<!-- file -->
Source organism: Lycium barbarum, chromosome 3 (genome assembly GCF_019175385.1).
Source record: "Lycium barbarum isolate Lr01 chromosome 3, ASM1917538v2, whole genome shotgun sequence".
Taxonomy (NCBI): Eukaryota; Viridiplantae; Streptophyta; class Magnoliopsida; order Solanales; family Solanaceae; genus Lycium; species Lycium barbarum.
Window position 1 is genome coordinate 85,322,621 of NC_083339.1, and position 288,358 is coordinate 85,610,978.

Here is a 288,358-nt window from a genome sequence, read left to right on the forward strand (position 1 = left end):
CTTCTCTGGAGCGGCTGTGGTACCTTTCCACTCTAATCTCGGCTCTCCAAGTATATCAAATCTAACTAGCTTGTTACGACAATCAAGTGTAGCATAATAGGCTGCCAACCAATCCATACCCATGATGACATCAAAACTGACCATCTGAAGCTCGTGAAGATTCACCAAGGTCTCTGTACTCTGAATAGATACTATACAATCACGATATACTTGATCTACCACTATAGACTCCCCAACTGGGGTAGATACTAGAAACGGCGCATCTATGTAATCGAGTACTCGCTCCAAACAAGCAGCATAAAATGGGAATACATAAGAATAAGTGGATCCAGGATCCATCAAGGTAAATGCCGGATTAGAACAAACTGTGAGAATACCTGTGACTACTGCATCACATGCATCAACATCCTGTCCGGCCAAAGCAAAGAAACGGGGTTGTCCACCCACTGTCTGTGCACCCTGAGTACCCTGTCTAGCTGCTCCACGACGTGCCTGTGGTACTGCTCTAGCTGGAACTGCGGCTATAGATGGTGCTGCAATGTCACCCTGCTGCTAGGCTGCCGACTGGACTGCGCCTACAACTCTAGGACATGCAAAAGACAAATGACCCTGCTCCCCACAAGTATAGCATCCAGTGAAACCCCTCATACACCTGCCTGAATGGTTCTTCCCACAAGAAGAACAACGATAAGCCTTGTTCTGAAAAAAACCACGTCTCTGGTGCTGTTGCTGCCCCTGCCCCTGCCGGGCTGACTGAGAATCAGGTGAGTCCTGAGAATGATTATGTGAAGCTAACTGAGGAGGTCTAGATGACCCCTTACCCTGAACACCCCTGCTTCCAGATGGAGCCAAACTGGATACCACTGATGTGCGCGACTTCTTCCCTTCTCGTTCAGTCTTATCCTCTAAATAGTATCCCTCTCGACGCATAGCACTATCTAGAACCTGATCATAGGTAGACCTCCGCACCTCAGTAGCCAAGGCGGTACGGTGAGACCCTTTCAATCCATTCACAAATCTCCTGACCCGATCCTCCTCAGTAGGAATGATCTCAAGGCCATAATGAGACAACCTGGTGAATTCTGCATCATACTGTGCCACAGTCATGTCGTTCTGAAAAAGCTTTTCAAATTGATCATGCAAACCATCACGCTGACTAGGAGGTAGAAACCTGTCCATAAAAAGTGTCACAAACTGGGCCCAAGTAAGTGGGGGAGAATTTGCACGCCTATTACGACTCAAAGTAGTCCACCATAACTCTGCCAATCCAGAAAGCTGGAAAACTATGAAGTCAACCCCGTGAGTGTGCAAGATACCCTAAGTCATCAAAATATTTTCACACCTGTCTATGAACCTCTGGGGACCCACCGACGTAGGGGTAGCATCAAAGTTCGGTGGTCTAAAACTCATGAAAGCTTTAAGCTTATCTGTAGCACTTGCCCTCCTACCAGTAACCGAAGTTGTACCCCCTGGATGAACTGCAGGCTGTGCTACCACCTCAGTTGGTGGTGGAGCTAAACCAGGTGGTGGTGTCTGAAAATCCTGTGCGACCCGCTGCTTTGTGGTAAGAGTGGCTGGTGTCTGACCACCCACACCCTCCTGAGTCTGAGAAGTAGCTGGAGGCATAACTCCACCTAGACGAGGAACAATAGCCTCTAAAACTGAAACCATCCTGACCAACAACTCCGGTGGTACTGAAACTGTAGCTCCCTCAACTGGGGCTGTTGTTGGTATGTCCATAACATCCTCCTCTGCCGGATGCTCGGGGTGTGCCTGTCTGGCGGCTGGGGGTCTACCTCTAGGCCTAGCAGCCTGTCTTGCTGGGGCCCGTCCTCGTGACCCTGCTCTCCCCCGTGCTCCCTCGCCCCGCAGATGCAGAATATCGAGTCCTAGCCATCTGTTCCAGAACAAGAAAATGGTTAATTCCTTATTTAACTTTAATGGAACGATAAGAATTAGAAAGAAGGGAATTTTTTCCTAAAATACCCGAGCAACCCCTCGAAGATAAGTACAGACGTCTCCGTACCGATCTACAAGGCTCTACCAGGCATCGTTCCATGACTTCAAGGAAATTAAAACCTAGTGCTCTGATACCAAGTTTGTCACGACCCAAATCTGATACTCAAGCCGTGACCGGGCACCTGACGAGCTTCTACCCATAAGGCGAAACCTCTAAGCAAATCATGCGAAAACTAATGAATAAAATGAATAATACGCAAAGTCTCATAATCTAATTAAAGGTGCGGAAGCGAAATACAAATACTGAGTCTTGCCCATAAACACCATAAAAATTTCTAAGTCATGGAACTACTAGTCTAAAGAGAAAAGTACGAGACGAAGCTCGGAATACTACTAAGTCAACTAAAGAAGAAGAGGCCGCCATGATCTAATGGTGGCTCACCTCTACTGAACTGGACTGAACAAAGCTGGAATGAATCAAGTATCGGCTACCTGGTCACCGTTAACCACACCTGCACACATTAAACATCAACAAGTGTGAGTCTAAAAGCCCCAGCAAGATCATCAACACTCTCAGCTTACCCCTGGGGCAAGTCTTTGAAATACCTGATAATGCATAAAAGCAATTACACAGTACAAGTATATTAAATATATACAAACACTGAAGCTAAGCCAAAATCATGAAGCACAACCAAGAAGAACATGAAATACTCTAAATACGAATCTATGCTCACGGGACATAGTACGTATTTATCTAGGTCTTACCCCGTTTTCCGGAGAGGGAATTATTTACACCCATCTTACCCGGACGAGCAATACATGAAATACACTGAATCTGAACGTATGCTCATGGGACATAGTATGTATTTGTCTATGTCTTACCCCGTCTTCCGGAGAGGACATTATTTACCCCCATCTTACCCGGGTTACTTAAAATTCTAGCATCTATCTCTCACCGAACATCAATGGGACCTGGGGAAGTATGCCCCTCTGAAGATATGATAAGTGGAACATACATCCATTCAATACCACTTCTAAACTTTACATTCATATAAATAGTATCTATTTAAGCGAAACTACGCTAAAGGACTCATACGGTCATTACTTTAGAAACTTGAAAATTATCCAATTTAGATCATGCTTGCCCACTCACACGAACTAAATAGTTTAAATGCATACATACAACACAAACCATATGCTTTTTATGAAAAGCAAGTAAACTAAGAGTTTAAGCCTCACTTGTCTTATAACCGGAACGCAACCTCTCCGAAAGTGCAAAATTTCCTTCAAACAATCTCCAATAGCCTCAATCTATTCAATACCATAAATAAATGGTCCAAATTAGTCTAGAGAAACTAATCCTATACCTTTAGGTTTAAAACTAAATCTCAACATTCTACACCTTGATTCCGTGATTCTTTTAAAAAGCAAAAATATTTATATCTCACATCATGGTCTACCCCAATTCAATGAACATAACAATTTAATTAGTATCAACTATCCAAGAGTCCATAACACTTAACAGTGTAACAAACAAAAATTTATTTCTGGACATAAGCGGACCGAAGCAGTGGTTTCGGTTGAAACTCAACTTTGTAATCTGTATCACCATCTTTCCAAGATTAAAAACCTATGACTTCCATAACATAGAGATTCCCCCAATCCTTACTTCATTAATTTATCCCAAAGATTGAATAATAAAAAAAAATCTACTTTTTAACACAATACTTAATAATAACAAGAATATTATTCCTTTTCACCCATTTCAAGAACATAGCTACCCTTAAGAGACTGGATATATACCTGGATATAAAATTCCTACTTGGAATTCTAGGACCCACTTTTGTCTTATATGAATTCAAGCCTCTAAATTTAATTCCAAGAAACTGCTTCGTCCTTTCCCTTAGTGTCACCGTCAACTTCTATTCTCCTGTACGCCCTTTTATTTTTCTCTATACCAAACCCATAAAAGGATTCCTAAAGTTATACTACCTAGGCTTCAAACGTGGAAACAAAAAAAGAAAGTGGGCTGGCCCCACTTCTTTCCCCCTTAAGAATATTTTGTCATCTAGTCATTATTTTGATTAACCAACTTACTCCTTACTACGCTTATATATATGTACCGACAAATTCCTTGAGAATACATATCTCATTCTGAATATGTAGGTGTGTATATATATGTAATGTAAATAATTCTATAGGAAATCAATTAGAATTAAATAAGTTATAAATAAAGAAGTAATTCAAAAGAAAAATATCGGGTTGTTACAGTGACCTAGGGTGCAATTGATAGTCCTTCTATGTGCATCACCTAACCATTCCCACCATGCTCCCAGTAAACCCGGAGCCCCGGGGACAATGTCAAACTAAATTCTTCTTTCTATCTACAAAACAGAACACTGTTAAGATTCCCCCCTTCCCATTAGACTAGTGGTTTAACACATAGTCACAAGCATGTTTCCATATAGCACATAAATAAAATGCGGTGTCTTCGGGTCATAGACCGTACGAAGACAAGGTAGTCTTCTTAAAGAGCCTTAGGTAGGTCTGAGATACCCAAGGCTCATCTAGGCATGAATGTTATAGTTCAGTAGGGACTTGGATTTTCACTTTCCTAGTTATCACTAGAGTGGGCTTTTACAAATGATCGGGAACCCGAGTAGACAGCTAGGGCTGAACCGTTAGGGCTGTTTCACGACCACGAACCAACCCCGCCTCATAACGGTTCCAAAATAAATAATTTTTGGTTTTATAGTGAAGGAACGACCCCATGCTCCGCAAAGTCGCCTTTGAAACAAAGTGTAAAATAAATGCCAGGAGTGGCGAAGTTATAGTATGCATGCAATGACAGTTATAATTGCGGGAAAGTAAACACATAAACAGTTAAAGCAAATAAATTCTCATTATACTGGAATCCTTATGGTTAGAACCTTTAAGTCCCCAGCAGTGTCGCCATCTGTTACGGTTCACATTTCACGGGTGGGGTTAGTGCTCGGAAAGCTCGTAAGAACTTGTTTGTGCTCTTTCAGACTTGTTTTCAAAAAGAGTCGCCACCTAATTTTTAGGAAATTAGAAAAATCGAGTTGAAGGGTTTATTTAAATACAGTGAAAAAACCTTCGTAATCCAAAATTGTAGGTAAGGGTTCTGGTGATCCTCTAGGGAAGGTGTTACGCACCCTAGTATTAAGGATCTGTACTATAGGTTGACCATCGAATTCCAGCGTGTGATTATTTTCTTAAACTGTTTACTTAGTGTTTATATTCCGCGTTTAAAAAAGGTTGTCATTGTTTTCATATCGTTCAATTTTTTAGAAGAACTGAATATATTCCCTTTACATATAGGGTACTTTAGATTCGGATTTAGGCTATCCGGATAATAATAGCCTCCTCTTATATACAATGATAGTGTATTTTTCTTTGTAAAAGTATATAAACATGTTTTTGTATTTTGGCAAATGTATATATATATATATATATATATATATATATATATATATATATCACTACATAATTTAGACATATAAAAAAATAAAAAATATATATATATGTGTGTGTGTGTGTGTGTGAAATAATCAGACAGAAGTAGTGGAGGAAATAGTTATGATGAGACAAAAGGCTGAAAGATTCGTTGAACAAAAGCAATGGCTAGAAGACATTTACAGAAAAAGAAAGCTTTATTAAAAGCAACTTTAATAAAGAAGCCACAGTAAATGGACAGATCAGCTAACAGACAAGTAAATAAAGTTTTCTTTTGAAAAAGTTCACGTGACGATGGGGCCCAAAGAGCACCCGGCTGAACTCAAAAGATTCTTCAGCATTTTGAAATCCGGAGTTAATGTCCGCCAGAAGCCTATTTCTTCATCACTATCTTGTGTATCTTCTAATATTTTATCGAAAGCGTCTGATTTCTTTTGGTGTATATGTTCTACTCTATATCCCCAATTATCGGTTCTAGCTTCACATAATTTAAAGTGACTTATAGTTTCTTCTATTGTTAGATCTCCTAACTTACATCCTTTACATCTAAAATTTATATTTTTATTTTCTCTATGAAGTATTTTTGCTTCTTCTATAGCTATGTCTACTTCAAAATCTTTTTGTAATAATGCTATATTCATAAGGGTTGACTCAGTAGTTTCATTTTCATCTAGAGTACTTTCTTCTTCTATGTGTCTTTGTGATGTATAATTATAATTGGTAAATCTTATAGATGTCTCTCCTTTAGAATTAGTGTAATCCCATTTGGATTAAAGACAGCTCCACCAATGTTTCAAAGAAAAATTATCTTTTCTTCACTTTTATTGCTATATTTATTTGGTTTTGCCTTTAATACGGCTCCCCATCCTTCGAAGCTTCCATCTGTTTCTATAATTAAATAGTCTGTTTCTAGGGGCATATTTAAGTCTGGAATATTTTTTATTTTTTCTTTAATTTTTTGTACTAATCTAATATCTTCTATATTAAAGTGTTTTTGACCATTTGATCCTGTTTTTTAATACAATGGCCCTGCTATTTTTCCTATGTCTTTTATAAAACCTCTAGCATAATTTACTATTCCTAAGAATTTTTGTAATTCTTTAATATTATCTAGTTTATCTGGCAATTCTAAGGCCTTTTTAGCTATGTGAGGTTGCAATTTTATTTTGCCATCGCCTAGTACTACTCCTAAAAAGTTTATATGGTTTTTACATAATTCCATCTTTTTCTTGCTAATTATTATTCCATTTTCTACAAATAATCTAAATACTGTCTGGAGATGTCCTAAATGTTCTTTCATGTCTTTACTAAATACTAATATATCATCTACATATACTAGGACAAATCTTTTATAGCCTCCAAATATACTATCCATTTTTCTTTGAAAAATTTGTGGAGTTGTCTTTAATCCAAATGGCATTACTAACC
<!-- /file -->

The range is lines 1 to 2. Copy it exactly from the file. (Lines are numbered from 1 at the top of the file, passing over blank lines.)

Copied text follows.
Source organism: Lycium barbarum, chromosome 3 (genome assembly GCF_019175385.1).
Source record: "Lycium barbarum isolate Lr01 chromosome 3, ASM1917538v2, whole genome shotgun sequence".